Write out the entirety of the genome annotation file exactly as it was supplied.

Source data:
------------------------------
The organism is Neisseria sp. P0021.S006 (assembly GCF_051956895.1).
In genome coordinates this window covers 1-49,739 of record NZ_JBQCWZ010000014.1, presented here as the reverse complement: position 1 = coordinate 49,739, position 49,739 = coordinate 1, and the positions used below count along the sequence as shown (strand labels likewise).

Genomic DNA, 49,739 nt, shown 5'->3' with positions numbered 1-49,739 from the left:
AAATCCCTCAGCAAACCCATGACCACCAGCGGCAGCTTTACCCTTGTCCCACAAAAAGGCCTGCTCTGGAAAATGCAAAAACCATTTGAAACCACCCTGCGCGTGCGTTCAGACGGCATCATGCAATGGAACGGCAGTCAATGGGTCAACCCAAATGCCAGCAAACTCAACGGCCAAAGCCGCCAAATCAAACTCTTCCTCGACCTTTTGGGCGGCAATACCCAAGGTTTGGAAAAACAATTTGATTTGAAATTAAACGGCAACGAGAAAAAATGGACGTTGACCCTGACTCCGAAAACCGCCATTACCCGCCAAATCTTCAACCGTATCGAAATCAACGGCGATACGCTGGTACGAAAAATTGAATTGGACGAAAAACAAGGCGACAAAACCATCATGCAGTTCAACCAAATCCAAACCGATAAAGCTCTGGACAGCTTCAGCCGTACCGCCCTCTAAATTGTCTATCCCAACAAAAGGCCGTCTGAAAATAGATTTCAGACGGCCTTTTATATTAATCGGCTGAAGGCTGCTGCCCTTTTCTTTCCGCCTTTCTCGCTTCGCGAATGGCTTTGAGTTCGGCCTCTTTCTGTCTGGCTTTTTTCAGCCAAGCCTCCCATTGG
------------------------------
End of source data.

The organism is Neisseria sp. P0021.S006 (assembly GCF_051956895.1).
In genome coordinates this window covers 1-49,739 of record NZ_JBQCWZ010000014.1, presented here as the reverse complement: position 1 = coordinate 49,739, position 49,739 = coordinate 1, and the positions used below count along the sequence as shown (strand labels likewise).

Genomic DNA, 49,739 nt, shown 5'->3' with positions numbered 1-49,739 from the left:
AAATCCCTCAGCAAACCCATGACCACCAGCGGCAGCTTTACCCTTGTCCCACAAAAAGGCCTGCTCTGGAAAATGCAAAAACCATTTGAAACCACCCTGCGCGTGCGTTCAGACGGCATCATGCAATGGAACGGCAGTCAATGGGTCAACCCAAATGCCAGCAAACTCAACGGCCAAAGCCGCCAAATCAAACTCTTCCTCGACCTTTTGGGCGGCAATACCCAAGGTTTGGAAAAACAATTTGATTTGAAATTAAACGGCAACGAGAAAAAATGGACGTTGACCCTGACTCCGAAAACCGCCATTACCCGCCAAATCTTCAACCGTATCGAAATCAACGGCGATACGCTGGTACGAAAAATTGAATTGGACGAAAAACAAGGCGACAAAACCATCATGCAGTTCAACCAAATCCAAACCGATAAAGCTCTGGACAGCTTCAGCCGTACCGCCCTCTAAATTGTCTATCCCAACAAAAGGCCGTCTGAAAATAGATTTCAGACGGCCTTTTATATTAATCGGCTGAAGGCTGCTGCCCTTTTCTTTCCGCCTTTCTCGCTTCGCGAATGGCTTTGAGTTCGGCCTCTTTCTGTCTGGCTTTTTTCAGCCAAGCCTCCCATTGG